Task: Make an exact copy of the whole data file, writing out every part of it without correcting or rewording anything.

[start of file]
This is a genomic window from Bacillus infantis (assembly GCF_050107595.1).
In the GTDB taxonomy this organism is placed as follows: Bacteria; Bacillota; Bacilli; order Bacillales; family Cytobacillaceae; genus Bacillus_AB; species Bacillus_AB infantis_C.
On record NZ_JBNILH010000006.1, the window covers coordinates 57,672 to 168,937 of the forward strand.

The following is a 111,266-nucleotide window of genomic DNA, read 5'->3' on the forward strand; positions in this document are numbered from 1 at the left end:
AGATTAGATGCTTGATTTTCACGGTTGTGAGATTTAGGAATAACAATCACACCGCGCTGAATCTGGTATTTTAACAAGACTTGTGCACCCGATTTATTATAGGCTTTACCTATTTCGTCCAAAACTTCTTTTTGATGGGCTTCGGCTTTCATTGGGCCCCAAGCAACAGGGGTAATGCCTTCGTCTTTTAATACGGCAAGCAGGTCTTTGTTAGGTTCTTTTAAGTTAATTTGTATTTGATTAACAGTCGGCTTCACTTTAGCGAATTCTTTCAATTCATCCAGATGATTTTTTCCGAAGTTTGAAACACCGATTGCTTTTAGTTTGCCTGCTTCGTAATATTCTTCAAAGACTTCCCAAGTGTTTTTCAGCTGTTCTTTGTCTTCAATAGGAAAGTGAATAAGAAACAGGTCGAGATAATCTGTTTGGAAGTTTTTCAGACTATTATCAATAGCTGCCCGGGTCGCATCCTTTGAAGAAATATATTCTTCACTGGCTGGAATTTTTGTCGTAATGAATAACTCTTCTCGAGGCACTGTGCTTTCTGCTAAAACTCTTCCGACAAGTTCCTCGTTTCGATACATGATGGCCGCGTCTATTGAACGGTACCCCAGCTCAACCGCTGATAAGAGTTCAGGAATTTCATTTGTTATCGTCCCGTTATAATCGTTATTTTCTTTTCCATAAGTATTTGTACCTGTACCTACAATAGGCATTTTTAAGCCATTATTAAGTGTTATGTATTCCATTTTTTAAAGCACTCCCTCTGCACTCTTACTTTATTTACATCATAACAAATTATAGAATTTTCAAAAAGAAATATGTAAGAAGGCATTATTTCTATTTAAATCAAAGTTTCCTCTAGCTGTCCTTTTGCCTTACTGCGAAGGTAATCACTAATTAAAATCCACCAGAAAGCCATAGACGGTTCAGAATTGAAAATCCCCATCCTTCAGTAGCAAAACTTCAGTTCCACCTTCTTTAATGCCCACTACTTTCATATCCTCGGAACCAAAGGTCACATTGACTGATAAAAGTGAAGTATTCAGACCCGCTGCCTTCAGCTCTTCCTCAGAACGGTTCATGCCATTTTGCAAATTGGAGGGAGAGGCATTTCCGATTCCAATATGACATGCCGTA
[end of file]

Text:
This is a genomic window from Bacillus infantis (assembly GCF_050107595.1).
In the GTDB taxonomy this organism is placed as follows: Bacteria; Bacillota; Bacilli; order Bacillales; family Cytobacillaceae; genus Bacillus_AB; species Bacillus_AB infantis_C.
On record NZ_JBNILH010000006.1, the window covers coordinates 57,672 to 168,937 of the forward strand.

The following is a 111,266-nucleotide window of genomic DNA, read 5'->3' on the forward strand; positions in this document are numbered from 1 at the left end:
AGATTAGATGCTTGATTTTCACGGTTGTGAGATTTAGGAATAACAATCACACCGCGCTGAATCTGGTATTTTAACAAGACTTGTGCACCCGATTTATTATAGGCTTTACCTATTTCGTCCAAAACTTCTTTTTGATGGGCTTCGGCTTTCATTGGGCCCCAAGCAACAGGGGTAATGCCTTCGTCTTTTAATACGGCAAGCAGGTCTTTGTTAGGTTCTTTTAAGTTAATTTGTATTTGATTAACAGTCGGCTTCACTTTAGCGAATTCTTTCAATTCATCCAGATGATTTTTTCCGAAGTTTGAAACACCGATTGCTTTTAGTTTGCCTGCTTCGTAATATTCTTCAAAGACTTCCCAAGTGTTTTTCAGCTGTTCTTTGTCTTCAATAGGAAAGTGAATAAGAAACAGGTCGAGATAATCTGTTTGGAAGTTTTTCAGACTATTATCAATAGCTGCCCGGGTCGCATCCTTTGAAGAAATATATTCTTCACTGGCTGGAATTTTTGTCGTAATGAATAACTCTTCTCGAGGCACTGTGCTTTCTGCTAAAACTCTTCCGACAAGTTCCTCGTTTCGATACATGATGGCCGCGTCTATTGAACGGTACCCCAGCTCAACCGCTGATAAGAGTTCAGGAATTTCATTTGTTATCGTCCCGTTATAATCGTTATTTTCTTTTCCATAAGTATTTGTACCTGTACCTACAATAGGCATTTTTAAGCCATTATTAAGTGTTATGTATTCCATTTTTTAAAGCACTCCCTCTGCACTCTTACTTTATTTACATCATAACAAATTATAGAATTTTCAAAAAGAAATATGTAAGAAGGCATTATTTCTATTTAAATCAAAGTTTCCTCTAGCTGTCCTTTTGCCTTACTGCGAAGGTAATCACTAATTAAAATCCACCAGAAAGCCATAGACGGTTCAGAATTGAAAATCCCCATCCTTCAGTAGCAAAACTTCAGTTCCACCTTCTTTAATGCCCACTACTTTCATATCCTCGGAACCAAAGGTCACATTGACTGATAAAAGTGAAGTATTCAGACCCGCTGCCTTCAGCTCTTCCTCAGAACGGTTCATGCCATTTTGCAAATTGGAGGGAGAGGCATTTCCGATTCCAATATGACATGCCGTA